Remember the story about an someone allegedly murdered in North Dakota because he was a Republican? You will surely be shocked to learn that they were based on initial reports based on speculative early police statements that were quickly found to be almost certainly false:
Mr. Trump and Ms. Greene were among a chorus of Republican politicians — including several members of Congress and the attorney general of North Dakota — who rushed to condemn Mr. Brandt. They relied on a handful of early news stories that cited a state highway patrol officer’s report, which suggested Mr. Brandt killed Mr. Ellingson because he believed he was a “Republican extremist.”
That claim, made weeks before the midterm elections, ignited a brief national political firestorm. Republican politicians and right-wing media figures claimed that Mr. Brandt had been inspired by President Biden’s recent warnings about “extremism” in the Republican Party. They complained that news media coverage of political violence willfully ignored instances when the assailants were Democrats.
But the episode quickly became an example of another media phenomenon: the distortion of complex, painful events to fit an opportune political narrative.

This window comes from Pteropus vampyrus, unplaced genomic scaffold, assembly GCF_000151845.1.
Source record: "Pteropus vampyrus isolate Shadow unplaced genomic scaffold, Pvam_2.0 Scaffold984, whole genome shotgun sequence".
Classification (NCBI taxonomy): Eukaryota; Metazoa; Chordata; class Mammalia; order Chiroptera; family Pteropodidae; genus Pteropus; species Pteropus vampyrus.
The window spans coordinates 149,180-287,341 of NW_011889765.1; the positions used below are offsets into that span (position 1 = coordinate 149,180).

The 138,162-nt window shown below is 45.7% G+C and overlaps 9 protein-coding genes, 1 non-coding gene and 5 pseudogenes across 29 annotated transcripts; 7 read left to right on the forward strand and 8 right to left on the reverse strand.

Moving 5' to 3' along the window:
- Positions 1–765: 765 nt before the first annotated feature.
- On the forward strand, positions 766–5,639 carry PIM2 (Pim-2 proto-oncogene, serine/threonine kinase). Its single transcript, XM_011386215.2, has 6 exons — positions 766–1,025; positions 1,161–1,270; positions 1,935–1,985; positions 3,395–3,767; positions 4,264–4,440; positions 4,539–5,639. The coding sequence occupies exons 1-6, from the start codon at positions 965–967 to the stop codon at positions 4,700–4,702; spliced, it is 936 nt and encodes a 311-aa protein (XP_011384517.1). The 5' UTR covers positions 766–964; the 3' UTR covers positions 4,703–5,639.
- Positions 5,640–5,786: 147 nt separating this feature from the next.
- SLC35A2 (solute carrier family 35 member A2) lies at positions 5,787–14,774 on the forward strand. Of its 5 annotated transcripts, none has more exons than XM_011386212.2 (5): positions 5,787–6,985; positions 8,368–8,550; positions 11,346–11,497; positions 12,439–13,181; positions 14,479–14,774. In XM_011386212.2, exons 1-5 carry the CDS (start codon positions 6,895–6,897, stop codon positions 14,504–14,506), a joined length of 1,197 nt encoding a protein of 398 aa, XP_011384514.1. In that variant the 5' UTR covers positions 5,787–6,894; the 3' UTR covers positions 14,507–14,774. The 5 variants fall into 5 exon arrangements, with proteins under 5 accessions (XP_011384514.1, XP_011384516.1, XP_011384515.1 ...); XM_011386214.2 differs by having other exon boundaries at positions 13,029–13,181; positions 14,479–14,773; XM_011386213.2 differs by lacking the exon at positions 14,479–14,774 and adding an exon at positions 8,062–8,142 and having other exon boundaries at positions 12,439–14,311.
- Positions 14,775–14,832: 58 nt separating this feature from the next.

Although evidence in the case suggests the two men argued about politics that night, law enforcement officials concluded quickly that the killing was not politically motivated. The prosecutor for Foster County who brought the charges never accused Mr. Brandt of running over Mr. Ellingson because of political beliefs.
Acquaintances and a family member could not recall Mr. Brandt, a 42-year-old welder with no history of party registration, expressing political views.
People who go back far enough will get a grim chuckle out of the fact that Gateway Pundit can still act as the assignment editor for the Republican Media-Industrial Complex as well as politicians who are as dumb as Jim Hoft (who says blogs don’t matter anymore!):
The next morning, Gateway Pundit, a right-wing site that regularly seeds stories in the conservative media, wrote its own version under the headline “Crazed North Dakota man runs over and kills teen for ‘extremist’ Republican views.”
That evening, the case hit Fox News’s prime-time lineup, where it stayed for days. “This is a guy who intended to kill an 18-year-old Republican because he was a Republican,” Jeanine Pirro said during an on-air debate about the incident, claiming that Mr. Brandt chased Mr. Ellingson in his vehicle.
The case spread across the right-wing ecosystem, from Jack Posobiec, the far-right conspiracy theorist and podcaster, to Representative Jim Jordan of Ohio, who appeared on Laura Ingraham’s Fox News show, calling Mr. Brandt a “terrible guy.” The state attorney general, Drew H. Wrigley, condemned the episode as “hateful violence.”
In McHenry and the neighboring town of Glenfield, where Mr. Brandt lives, acquaintances said they were surprised by the claims of a political motive. There is no evidence in public records or court filings suggesting Mr. Brandt is a Democrat.
One could even argue here that the lesson is to treat any Republican election-cycle tall tales with the highest degree of skepticism possible.